More than ever, economists are parsing the Fed’s words for any clues as to what it’s next move will be.Many believe more easy monetary policy is coming. But no one know for sure what it’ll look like and when it will come.
In its latest FOMC minutes, the Fed revealed its latest clue.
Unfortunately, half of it was a bit ambiguous.
From JP Morgan’s Michael Feroli (emphasis ours):
“The minutes to the July 31-August 1 FOMC meeting were quite dovish and indicated that the Committee was already quite close to acting at the last policy meeting. The crucial phrase was “Many members judged that additional monetary accommodation would likely be warranted fairly soon unless incoming information pointed to a substantial and sustainable strengthening in the pace of the economic recovery.” The Federal Reserve Bulletin notes the order of quantitative descriptions is: all, most, many, several, few, one, so “many” is probably close enough to a majority to decide the fate of policy. Unfortunately there is no Rosetta Stone for the phrase “substantial and sustainable strengthening,” but we would judge that what we have seen in the three weeks since the meeting is not enough to cross this ambitious threshold. In light of the tone of these minutes, and even with the improved data and financial conditions since last meeting, we believe it is quite likely the Fed will undertake some action at the next meeting in mid-September.”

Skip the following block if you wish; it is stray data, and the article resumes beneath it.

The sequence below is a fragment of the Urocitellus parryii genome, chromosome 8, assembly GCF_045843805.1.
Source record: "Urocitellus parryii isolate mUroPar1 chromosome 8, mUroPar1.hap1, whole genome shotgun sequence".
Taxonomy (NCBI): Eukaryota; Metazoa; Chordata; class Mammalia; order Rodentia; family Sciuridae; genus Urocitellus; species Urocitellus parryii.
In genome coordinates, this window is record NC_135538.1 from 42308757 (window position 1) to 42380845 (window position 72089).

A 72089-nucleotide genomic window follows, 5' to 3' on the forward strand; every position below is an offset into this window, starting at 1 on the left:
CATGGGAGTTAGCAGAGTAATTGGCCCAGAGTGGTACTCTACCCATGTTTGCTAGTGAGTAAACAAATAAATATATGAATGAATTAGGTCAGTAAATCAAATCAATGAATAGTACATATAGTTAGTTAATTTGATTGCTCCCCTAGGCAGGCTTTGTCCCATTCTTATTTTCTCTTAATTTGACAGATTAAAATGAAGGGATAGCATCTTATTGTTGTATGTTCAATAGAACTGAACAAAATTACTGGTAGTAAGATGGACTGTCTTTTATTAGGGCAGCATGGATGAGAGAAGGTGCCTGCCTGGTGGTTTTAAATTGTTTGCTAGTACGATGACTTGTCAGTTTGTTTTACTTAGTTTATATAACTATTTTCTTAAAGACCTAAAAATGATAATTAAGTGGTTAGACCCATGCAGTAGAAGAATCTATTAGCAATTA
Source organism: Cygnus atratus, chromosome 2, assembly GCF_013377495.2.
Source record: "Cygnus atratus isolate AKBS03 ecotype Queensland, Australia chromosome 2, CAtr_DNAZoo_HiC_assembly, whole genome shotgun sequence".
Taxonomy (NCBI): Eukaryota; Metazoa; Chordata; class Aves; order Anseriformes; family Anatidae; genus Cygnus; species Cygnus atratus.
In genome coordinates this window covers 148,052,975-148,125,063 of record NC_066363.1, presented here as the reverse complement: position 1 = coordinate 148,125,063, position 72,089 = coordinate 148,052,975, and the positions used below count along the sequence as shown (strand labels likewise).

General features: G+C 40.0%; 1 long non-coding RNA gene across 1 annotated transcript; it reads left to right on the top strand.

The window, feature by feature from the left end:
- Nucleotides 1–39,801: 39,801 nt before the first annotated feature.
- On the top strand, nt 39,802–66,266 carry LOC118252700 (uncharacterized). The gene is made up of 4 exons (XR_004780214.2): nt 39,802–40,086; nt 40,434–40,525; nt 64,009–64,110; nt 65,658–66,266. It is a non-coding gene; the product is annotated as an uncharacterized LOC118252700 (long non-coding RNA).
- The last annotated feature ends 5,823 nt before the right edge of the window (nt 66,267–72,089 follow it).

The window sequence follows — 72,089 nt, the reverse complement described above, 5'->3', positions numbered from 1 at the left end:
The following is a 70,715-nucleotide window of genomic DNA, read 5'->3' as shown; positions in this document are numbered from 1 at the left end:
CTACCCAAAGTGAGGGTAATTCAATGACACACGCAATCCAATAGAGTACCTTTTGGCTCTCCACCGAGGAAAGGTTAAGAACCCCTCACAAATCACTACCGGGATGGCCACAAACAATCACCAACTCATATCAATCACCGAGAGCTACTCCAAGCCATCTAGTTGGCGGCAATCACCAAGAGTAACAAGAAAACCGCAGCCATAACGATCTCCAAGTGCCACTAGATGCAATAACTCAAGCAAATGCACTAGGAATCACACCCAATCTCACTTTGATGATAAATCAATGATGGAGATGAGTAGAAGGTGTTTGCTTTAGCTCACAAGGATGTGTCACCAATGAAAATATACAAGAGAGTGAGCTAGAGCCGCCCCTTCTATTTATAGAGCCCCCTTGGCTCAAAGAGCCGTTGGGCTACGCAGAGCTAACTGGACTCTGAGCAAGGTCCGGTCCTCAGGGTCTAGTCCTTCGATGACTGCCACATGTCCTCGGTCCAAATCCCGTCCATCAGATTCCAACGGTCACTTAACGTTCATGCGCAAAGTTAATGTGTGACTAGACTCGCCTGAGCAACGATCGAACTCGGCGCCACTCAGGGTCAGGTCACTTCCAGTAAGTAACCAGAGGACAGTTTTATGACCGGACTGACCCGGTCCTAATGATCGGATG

So, Feroli thinks the U.S. economy hasn’t experienced that “substantial and sustainable strengthening.” We’ll find out if he’s right next month.
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